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Exxon continues drilling offshore Guyana as Venezuela lodges complaint

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CARACAS (Reuters) – Exxon Mobil Corp said on Wednesday its oil drilling and development activities offshore Guyana were unaffected by a weekend incident in which Venezuela’s navy stopped two exploration vessels the company had hired.

The logo of Exxon Mobil Corporation is shown on a monitor above the floor of the New York Stock Exchange in New York, December 30, 2015. Standard & Poor’s Ratings Services said on April 26, 2016, it had cut Exxon Mobil Corp’s corporate credit rating to “AA+” from “AAA,” citing the impact of low oil prices. REUTERS/Lucas Jackson/File Photo

Venezuela’s navy halted seismic data collection by the boats on Saturday. The governments of each of the two South American neighboring countries said the exploration vessels were in their territorial waters.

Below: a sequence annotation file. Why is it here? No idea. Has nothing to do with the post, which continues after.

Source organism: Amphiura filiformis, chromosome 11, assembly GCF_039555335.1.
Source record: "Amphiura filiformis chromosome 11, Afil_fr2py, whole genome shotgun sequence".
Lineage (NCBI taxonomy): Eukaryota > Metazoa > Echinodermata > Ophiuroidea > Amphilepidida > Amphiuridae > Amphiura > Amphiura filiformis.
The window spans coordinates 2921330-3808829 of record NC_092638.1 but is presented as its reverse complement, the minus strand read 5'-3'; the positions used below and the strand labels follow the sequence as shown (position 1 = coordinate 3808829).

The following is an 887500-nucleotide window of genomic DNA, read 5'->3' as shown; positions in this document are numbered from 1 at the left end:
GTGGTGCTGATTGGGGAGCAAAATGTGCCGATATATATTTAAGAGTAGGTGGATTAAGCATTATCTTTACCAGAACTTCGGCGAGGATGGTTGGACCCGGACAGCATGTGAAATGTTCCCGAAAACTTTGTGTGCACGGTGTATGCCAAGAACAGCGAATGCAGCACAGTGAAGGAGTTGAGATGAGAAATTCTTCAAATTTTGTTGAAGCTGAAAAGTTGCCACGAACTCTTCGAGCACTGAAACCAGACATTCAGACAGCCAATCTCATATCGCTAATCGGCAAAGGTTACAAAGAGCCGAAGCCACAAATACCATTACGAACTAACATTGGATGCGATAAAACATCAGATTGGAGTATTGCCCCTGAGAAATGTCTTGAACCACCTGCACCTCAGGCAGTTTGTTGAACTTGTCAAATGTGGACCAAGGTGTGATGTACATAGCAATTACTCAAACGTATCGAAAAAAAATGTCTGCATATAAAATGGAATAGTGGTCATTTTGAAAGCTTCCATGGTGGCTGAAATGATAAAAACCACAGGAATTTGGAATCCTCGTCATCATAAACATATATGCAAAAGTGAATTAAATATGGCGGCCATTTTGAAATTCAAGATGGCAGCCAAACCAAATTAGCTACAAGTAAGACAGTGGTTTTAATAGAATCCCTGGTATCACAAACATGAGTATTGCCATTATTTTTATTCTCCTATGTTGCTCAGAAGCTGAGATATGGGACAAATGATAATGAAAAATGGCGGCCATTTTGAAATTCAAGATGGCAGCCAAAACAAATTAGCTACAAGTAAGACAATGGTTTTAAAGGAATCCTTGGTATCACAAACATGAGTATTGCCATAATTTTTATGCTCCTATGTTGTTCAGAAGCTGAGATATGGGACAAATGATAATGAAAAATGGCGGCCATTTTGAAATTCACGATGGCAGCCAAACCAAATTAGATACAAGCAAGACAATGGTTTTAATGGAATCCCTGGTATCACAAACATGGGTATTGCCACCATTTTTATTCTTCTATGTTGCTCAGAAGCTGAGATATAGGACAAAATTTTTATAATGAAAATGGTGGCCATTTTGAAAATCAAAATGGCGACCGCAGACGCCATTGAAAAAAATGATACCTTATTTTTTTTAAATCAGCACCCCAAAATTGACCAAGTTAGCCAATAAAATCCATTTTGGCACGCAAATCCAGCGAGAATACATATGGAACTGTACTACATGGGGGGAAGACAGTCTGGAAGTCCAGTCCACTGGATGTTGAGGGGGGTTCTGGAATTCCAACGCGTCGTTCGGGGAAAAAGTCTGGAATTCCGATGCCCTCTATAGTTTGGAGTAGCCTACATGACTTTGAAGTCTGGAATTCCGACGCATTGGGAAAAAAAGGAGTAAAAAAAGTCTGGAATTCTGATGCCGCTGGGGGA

A century-long border dispute has heated up in recent years as Irving, Texas-based Exxon has discovered more than 5 billion barrels of oil and gas off Guyana’s shores and said it could be producing 750,000 barrels of oil by 2025 from wells there.

Its 10 oil finds are at least 110 km (68 miles) away from the northwest part of the Stabroek block where the incident took place, the company said. The company has a permit from Guyana to explore the Stabroek block.

“Exploration and development drilling is continuing in the southeast area of the Stabroek Block,” the company said in a statement. An Exxon spokeswoman declined to say whether the two vessels, owned by Norway’s Petroleum Geo-Services, planned to continue their survey.

Exxon shares rose about 4 percent on Wednesday as oil prices jumped, both recovering from sharp declines earlier in the week. Hess Corp, which owns 30 percent of the project, also surged 9.3 percent after plunging more than 12 percent on Monday.

Markets were closed on Tuesday for the Christmas holiday.

Venezuela’s foreign ministry said in a statement on Wednesday that it had sent a formal protest to Guyana’s government over its decision to allow “unilateral and arbitrary” exploration and other activities in the area without consultation.

The ministry said it had previously protested to Georgetown over a “notice to mariners” that it said was issued Dec. 6 and which it said detailed how Exxon’s Guyana subsidiary would start a seismic survey in the area lasting until Dec. 31. Guyana’s foreign ministry did not immediately respond to a request for comment.